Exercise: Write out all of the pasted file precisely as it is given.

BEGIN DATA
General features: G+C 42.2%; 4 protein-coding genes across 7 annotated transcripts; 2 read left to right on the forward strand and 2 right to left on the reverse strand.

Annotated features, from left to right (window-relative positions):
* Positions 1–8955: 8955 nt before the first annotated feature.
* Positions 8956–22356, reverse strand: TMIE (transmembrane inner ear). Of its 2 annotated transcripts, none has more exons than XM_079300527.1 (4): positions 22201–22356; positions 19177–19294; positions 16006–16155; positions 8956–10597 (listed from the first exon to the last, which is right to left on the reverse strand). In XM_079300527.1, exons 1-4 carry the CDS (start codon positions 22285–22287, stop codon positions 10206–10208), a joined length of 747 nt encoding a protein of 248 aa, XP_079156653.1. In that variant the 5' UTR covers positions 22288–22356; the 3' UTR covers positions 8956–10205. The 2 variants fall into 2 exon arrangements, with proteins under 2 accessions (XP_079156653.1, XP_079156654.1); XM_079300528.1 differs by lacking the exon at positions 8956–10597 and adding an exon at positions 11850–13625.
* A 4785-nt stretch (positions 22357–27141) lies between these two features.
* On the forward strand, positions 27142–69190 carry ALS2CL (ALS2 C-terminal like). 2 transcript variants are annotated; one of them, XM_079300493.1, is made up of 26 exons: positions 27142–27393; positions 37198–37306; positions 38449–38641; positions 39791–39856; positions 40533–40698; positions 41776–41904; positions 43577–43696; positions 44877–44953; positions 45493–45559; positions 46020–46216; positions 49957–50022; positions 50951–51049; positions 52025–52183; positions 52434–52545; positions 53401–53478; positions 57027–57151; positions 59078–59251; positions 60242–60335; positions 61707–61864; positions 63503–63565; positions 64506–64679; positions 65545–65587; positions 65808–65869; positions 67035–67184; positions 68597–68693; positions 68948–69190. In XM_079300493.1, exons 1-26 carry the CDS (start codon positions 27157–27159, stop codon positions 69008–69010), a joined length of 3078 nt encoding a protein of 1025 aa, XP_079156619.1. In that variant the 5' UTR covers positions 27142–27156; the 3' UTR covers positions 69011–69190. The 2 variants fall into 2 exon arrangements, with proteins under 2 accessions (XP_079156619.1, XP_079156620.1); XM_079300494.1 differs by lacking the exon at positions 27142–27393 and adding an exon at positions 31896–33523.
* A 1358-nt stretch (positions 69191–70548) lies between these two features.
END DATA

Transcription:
General features: G+C 42.2%; 4 protein-coding genes across 7 annotated transcripts; 2 read left to right on the forward strand and 2 right to left on the reverse strand.

Annotated features, from left to right (window-relative positions):
* Positions 1–8955: 8955 nt before the first annotated feature.
* Positions 8956–22356, reverse strand: TMIE (transmembrane inner ear). Of its 2 annotated transcripts, none has more exons than XM_079300527.1 (4): positions 22201–22356; positions 19177–19294; positions 16006–16155; positions 8956–10597 (listed from the first exon to the last, which is right to left on the reverse strand). In XM_079300527.1, exons 1-4 carry the CDS (start codon positions 22285–22287, stop codon positions 10206–10208), a joined length of 747 nt encoding a protein of 248 aa, XP_079156653.1. In that variant the 5' UTR covers positions 22288–22356; the 3' UTR covers positions 8956–10205. The 2 variants fall into 2 exon arrangements, with proteins under 2 accessions (XP_079156653.1, XP_079156654.1); XM_079300528.1 differs by lacking the exon at positions 8956–10597 and adding an exon at positions 11850–13625.
* A 4785-nt stretch (positions 22357–27141) lies between these two features.
* On the forward strand, positions 27142–69190 carry ALS2CL (ALS2 C-terminal like). 2 transcript variants are annotated; one of them, XM_079300493.1, is made up of 26 exons: positions 27142–27393; positions 37198–37306; positions 38449–38641; positions 39791–39856; positions 40533–40698; positions 41776–41904; positions 43577–43696; positions 44877–44953; positions 45493–45559; positions 46020–46216; positions 49957–50022; positions 50951–51049; positions 52025–52183; positions 52434–52545; positions 53401–53478; positions 57027–57151; positions 59078–59251; positions 60242–60335; positions 61707–61864; positions 63503–63565; positions 64506–64679; positions 65545–65587; positions 65808–65869; positions 67035–67184; positions 68597–68693; positions 68948–69190. In XM_079300493.1, exons 1-26 carry the CDS (start codon positions 27157–27159, stop codon positions 69008–69010), a joined length of 3078 nt encoding a protein of 1025 aa, XP_079156619.1. In that variant the 5' UTR covers positions 27142–27156; the 3' UTR covers positions 69011–69190. The 2 variants fall into 2 exon arrangements, with proteins under 2 accessions (XP_079156619.1, XP_079156620.1); XM_079300494.1 differs by lacking the exon at positions 27142–27393 and adding an exon at positions 31896–33523.
* A 1358-nt stretch (positions 69191–70548) lies between these two features.